3. Exterior storage. This was an absolute game-changer. Since my van is so small, it was imperative that we capitalize on any and all space. Something we considered for a while were rooftop containers to mount on our roof rack. This was a good potential option, but these containers would be inconvenient to access and would also block the solar panels and prevent optimal charging. We eventually found a Plano bow case that mounted perfectly to the back of our dirt bike rack with some ROK Straps. It’s not the easiest to see in the photo, but look for the yellow latch for the case near the spare tire for the bike. Then you’ll see the rest of the case. We use this to store items we don’t use as frequently and it has been a great way to clear out some additional space in the van. We also found a way to mount our leveling blocks and my yoga mat to the outside of the van, which has also created a lot of space. These changes may seem insignificant, but in a van this small, every square inch counts!

4. Kindle. I’ve always been someone who loves to read, although I didn’t read as much as I would’ve liked while in the Army. So, there’s a lot I’m hoping to catch up on. I hear a lot of other people describe themselves as someone who “loves to have an actual book in their hand” and because of this, they’d never be able to use a Kindle. I also enjoy having an actual printed book, so initially, I brought about ten books with me on this trip. I ended up mailing several back and giving some away. I really warmed up to the idea of a Kindle, and it’s been such a useful, convenient tool that takes up very little space. I love that you can get books immediately and also highlight and drop notes within the text of a book. I really think a Kindle is a must-have if you’re living in a smaller vehicle!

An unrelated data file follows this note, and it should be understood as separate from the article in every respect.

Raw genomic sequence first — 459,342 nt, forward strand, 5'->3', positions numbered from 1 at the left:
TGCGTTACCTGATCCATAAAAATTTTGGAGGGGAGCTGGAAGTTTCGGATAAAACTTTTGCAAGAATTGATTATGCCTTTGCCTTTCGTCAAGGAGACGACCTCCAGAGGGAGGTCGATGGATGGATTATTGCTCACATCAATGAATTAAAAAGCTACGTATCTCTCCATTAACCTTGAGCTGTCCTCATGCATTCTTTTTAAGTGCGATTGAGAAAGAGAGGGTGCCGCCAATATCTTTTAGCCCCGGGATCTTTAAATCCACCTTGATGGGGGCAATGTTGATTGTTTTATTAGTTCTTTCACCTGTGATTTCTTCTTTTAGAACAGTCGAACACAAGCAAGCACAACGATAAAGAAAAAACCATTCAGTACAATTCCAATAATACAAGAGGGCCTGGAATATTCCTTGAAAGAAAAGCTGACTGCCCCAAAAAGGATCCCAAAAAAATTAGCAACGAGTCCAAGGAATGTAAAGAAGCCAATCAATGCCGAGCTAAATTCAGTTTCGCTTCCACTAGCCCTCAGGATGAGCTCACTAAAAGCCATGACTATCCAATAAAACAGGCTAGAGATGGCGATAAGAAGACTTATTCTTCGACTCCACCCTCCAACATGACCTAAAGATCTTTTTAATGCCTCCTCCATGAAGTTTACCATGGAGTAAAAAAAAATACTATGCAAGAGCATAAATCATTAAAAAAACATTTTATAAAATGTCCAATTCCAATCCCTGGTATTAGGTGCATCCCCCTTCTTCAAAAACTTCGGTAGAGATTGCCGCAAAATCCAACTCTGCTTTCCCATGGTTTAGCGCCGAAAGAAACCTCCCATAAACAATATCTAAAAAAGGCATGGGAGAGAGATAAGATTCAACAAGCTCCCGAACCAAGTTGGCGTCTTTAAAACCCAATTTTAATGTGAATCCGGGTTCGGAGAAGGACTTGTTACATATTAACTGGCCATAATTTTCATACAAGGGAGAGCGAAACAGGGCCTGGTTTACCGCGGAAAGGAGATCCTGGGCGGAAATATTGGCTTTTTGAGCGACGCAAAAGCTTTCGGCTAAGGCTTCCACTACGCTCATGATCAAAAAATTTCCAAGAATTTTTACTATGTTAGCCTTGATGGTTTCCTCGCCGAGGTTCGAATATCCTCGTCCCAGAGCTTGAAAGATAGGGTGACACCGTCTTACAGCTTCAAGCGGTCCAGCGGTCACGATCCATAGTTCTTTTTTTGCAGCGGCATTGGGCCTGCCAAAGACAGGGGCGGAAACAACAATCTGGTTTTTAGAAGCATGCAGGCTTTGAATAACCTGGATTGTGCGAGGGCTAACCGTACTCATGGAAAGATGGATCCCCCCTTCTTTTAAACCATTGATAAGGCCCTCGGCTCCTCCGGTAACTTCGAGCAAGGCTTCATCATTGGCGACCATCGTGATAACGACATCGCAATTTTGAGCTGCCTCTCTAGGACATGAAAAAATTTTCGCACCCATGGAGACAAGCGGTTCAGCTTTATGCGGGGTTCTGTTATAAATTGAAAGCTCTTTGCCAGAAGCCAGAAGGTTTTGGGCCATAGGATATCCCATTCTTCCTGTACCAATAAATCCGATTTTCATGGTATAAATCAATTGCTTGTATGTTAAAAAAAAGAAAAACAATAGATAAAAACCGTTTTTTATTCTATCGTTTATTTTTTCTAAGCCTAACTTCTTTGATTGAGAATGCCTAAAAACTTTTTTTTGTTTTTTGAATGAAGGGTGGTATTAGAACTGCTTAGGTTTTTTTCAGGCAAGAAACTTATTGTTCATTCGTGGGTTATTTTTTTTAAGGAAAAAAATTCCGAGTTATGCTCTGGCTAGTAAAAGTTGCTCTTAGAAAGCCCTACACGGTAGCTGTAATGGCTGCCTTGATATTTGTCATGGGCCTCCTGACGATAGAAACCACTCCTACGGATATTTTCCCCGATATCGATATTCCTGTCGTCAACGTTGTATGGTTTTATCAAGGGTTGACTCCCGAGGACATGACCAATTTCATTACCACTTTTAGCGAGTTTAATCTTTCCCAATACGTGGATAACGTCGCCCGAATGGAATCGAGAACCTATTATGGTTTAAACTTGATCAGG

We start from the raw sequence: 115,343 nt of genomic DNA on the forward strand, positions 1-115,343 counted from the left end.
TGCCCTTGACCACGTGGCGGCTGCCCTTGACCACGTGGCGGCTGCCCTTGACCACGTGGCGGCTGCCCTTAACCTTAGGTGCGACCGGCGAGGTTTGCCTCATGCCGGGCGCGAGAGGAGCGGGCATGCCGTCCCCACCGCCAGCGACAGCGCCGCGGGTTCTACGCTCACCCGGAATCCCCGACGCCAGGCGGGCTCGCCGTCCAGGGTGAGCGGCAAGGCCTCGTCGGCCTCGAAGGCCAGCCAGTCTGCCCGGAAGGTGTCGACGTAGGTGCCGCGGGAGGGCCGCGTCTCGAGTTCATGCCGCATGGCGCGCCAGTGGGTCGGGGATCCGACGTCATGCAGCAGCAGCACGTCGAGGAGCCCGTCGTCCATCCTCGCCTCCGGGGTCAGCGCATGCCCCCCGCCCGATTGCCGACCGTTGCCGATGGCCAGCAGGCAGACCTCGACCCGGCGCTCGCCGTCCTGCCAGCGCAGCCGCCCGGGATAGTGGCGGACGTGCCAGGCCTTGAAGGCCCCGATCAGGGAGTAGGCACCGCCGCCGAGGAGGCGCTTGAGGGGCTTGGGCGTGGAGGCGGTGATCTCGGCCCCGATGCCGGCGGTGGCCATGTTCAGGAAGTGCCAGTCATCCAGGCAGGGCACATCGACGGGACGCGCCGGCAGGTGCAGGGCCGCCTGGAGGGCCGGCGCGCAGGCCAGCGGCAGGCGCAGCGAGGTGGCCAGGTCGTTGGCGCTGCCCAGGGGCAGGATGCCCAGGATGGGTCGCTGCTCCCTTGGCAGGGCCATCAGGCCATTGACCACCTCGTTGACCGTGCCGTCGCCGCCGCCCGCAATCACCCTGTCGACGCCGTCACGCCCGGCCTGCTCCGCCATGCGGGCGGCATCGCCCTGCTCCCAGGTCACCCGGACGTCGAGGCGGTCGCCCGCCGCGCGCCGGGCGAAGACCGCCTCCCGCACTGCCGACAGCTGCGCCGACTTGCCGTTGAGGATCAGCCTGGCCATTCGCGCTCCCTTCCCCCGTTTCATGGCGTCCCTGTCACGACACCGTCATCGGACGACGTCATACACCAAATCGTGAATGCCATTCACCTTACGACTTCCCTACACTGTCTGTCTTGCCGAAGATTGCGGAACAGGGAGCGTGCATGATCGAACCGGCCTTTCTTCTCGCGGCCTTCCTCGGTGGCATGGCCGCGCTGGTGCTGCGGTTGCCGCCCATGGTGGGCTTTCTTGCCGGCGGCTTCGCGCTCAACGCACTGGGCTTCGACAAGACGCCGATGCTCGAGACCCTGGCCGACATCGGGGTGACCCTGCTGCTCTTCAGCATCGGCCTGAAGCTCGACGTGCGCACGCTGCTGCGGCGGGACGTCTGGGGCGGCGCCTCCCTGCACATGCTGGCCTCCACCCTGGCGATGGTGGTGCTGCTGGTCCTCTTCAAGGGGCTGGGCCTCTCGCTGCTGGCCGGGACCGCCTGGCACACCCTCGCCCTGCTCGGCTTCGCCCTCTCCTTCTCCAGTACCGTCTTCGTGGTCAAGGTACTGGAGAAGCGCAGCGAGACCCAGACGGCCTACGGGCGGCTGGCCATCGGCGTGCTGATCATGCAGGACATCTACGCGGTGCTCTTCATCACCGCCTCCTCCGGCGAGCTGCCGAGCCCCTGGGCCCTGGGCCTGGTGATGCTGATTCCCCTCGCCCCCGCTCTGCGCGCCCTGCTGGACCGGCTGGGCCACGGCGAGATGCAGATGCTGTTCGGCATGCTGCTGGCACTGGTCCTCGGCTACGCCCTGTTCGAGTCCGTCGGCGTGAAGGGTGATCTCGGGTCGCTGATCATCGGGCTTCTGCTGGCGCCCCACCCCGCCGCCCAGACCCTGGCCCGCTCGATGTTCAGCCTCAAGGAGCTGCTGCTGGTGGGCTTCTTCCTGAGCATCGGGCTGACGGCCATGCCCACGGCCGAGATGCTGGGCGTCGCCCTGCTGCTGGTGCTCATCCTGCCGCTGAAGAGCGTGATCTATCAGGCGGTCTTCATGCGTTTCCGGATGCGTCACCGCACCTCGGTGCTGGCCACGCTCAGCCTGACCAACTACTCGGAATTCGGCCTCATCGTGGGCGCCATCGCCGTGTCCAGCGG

5. Silicone collapsible food storage containers. These containers have been such a useful purchase. You can buy them anywhere now since they’ve become quite popular, but these are the specific ones I got off of Amazon. They have been incredibly practical because you can easily store them when they aren’t being used and when they’re full of food, as the amount of food within the container decreases, I can slowly begin to collapse the container so it takes up less space in my refrigerator. The containers are inexpensive and functional and I’m happy that we decided to try them.

6. Pots and pans that nest within each other for easy storage. You can find some sets that include nesting pots and pans, which would probably be the ideal option. I didn’t do this and opted to buy individual items, so you just have to verify that the measurements make sense. My large pot is slightly shorter than my small pot, so they don’t nest perfectly, and I really wish they did. If you purchase individually, I’d really recommend putting in the time to research ones that fit together–it makes a difference! Here’s my favorite pot–it’s great for cooking a side dish like a pot of rice or some soup for a single person or a couple. The handle collapses inward and helps secure the lid to the top of the pot, which makes it usable as a container for leftovers as well.